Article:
Childhood Obesity: The Epidemic Of Obese Children

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As a child we were always told to eat plenty of fruits and vegetables. Instead we wanted to eat burgers, cookies, candy, and sodas. We were not concerned about how this would affect our overall health in the future. Today childhood obesity has increased three times over the past thirty years. (Jackson). This is not just a nationwide issue but it has become a issue all around the world. According to the Body Mass Index (BMI) at least seventeen percent of children today are obese (Jackson). What a lot of people do not know is that being over weight as a child can cause several health issues in the future such as high blood pressure, heart problems, and diabetes. There is a five to one ratio of obese children that have diabetes alone (Young). …show more content…
Being obese is just being simply overweight according to the Body Mass Index. This is a formula created by Adolphe Quetlet that measures a persons weight-to-height ratio, calculated by dividing one's weight in kilograms by the square of one's height in meters (). Many things can contribute to a child being considered obese or overweight such as genetics, inactivity, diet, and lifestyle. Many cultures also contribute to how a child can become overweight. In todays society the economy does not help make things any better by making portion sizes bigger and making food places more convenient such as drive-thru windows or home deliveries. Childhood obesity is a strong risk factor when is comes to diabetes mellitus. According to L.J.Lloyd, he found that there was a positive relationship between childhood BMI and diabetes mellitus .He reported that for every one unit increase in childhood BMI percentile, the odds ratio for developing diabetes in adulthood was 1.025 (Lloyd). Also obese children have approximately forty percent lower insulin-stimulated glucose metabolism compared with non-obese children …show more content…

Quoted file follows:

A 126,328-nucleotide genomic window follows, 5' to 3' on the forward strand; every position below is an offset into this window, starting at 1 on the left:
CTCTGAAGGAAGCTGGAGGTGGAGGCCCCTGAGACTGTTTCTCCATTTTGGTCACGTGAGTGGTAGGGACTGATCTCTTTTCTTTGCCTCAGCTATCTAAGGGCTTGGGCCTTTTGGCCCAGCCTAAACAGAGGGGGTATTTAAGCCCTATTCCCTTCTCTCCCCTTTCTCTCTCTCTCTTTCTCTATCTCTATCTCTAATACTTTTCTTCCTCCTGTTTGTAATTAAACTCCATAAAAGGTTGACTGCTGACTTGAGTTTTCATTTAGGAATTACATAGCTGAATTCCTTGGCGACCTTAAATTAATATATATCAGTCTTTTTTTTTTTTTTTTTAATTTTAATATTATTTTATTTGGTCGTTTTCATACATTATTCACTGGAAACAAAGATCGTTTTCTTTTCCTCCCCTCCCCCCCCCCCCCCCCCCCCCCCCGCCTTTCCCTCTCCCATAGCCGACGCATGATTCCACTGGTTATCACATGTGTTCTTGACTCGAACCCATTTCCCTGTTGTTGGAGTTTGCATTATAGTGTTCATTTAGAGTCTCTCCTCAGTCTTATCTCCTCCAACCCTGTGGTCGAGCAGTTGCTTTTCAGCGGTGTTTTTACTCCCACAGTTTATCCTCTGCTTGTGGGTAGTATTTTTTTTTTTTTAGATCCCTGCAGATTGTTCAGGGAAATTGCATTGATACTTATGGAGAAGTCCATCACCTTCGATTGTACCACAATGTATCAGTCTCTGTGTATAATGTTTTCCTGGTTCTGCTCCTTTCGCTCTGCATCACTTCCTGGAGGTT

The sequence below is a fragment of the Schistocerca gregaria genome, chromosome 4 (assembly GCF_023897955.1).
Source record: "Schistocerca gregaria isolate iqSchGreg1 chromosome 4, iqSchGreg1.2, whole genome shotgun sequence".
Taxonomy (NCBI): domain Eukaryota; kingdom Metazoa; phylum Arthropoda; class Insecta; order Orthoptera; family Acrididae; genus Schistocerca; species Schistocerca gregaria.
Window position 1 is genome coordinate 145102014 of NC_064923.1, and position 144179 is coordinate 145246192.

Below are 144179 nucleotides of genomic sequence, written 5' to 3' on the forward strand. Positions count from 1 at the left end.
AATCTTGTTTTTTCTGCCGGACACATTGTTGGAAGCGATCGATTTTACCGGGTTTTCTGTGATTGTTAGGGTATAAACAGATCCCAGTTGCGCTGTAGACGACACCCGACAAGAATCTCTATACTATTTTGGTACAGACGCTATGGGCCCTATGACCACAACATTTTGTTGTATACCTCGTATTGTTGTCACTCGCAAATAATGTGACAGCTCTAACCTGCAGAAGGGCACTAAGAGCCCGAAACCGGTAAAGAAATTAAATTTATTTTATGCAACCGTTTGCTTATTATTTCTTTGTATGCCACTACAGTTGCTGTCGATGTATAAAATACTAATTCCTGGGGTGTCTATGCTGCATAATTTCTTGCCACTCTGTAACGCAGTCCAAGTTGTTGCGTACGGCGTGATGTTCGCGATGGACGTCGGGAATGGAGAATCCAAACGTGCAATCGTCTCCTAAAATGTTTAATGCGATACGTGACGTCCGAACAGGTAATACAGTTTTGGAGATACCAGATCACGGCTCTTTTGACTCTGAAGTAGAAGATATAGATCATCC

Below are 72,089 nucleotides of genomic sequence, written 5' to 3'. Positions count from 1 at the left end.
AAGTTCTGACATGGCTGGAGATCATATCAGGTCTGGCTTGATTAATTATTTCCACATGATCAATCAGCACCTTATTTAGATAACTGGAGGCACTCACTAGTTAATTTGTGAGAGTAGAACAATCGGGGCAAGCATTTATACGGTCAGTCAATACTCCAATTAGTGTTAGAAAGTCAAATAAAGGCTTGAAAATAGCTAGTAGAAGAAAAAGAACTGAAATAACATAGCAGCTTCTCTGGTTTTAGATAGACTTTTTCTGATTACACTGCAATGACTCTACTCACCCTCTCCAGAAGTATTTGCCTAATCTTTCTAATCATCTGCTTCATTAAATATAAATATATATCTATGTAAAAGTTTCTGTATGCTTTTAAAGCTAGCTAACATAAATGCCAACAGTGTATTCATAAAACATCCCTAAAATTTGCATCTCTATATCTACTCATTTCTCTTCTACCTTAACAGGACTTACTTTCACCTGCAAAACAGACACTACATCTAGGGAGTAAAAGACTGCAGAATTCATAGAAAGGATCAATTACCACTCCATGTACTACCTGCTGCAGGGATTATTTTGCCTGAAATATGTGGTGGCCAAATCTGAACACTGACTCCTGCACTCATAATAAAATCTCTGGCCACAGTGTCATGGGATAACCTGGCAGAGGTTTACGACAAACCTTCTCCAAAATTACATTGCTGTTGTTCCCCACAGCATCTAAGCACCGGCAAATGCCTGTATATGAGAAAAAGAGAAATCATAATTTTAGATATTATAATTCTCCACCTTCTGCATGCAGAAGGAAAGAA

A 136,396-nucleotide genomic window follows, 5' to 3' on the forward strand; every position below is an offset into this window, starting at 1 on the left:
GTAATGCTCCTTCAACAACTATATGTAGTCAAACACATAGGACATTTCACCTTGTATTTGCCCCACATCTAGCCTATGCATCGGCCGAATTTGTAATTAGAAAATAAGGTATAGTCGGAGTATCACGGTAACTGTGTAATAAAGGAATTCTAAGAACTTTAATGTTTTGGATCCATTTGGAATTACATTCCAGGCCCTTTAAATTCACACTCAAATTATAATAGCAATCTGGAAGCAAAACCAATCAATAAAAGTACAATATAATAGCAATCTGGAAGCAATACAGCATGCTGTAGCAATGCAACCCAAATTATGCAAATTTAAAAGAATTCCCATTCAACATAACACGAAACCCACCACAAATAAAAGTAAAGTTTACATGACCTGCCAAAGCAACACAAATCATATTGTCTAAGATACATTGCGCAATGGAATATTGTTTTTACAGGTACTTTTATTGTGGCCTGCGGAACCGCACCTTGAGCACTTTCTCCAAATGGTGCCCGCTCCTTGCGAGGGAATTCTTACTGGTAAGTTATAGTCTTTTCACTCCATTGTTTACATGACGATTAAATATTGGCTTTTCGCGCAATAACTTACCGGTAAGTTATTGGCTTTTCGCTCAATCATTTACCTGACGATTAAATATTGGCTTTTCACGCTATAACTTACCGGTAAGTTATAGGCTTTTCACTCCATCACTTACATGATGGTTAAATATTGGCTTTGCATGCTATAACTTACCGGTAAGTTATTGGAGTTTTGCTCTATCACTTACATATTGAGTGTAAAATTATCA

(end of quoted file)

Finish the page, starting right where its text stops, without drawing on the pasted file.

This type is normally seen later on in adulthood but because there is a epidemic of obese or overweight children today, this type is showing up in more teenagers(Zabeen). This type is non-insulin based. About ninety to ninety- five percent of diabetics are Type 2 (Stein). Most people who develop this type of diabetes are of ethnic descendant (Spanakis). In obese people, fasting and post prandial plasma glucose concentration are the best predictors for Type 2 (Jackson). Early detection and intervention against obesity can actually help prevent Type 2 diabetes. Other key factors that can prevent or help control Type 2 are oral agents, diet changes, and even exercise. If not detected early enough Type 2 diabetes can eventually lead to the development of cardiovascular diseases, end-stage renal disease, loss of visual acuity, and limb amputations

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